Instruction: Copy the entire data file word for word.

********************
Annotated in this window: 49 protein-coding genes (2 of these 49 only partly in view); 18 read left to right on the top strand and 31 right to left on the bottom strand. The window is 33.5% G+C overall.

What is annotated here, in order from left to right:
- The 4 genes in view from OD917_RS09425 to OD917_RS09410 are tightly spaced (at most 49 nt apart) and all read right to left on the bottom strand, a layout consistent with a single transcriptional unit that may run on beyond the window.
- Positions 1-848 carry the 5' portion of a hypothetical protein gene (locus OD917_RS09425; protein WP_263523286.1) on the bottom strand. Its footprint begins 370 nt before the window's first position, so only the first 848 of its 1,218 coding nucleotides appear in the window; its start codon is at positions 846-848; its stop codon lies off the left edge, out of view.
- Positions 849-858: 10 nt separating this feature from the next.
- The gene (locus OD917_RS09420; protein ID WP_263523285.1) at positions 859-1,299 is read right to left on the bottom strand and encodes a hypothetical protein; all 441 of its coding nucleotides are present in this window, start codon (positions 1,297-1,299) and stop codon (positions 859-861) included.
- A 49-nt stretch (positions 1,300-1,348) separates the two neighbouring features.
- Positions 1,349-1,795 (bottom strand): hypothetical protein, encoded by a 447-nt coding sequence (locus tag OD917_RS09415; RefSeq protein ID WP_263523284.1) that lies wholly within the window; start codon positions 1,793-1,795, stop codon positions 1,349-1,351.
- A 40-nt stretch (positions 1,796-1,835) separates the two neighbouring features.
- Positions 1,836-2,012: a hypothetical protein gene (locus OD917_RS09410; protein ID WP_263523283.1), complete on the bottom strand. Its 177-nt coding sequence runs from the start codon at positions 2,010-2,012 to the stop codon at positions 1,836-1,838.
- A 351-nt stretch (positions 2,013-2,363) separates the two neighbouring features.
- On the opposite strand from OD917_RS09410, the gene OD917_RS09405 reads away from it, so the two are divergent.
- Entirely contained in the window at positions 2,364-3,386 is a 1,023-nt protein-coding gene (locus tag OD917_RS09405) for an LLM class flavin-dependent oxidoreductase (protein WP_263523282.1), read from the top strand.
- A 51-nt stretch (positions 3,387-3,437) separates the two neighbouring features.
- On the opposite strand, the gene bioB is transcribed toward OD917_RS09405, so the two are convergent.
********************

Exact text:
Annotated in this window: 49 protein-coding genes (2 of these 49 only partly in view); 18 read left to right on the top strand and 31 right to left on the bottom strand. The window is 33.5% G+C overall.

What is annotated here, in order from left to right:
- The 4 genes in view from OD917_RS09425 to OD917_RS09410 are tightly spaced (at most 49 nt apart) and all read right to left on the bottom strand, a layout consistent with a single transcriptional unit that may run on beyond the window.
- Positions 1-848 carry the 5' portion of a hypothetical protein gene (locus OD917_RS09425; protein WP_263523286.1) on the bottom strand. Its footprint begins 370 nt before the window's first position, so only the first 848 of its 1,218 coding nucleotides appear in the window; its start codon is at positions 846-848; its stop codon lies off the left edge, out of view.
- Positions 849-858: 10 nt separating this feature from the next.
- The gene (locus OD917_RS09420; protein ID WP_263523285.1) at positions 859-1,299 is read right to left on the bottom strand and encodes a hypothetical protein; all 441 of its coding nucleotides are present in this window, start codon (positions 1,297-1,299) and stop codon (positions 859-861) included.
- A 49-nt stretch (positions 1,300-1,348) separates the two neighbouring features.
- Positions 1,349-1,795 (bottom strand): hypothetical protein, encoded by a 447-nt coding sequence (locus tag OD917_RS09415; RefSeq protein ID WP_263523284.1) that lies wholly within the window; start codon positions 1,793-1,795, stop codon positions 1,349-1,351.
- A 40-nt stretch (positions 1,796-1,835) separates the two neighbouring features.
- Positions 1,836-2,012: a hypothetical protein gene (locus OD917_RS09410; protein ID WP_263523283.1), complete on the bottom strand. Its 177-nt coding sequence runs from the start codon at positions 2,010-2,012 to the stop codon at positions 1,836-1,838.
- A 351-nt stretch (positions 2,013-2,363) separates the two neighbouring features.
- On the opposite strand from OD917_RS09410, the gene OD917_RS09405 reads away from it, so the two are divergent.
- Entirely contained in the window at positions 2,364-3,386 is a 1,023-nt protein-coding gene (locus tag OD917_RS09405) for an LLM class flavin-dependent oxidoreductase (protein WP_263523282.1), read from the top strand.
- A 51-nt stretch (positions 3,387-3,437) separates the two neighbouring features.
- On the opposite strand, the gene bioB is transcribed toward OD917_RS09405, so the two are convergent.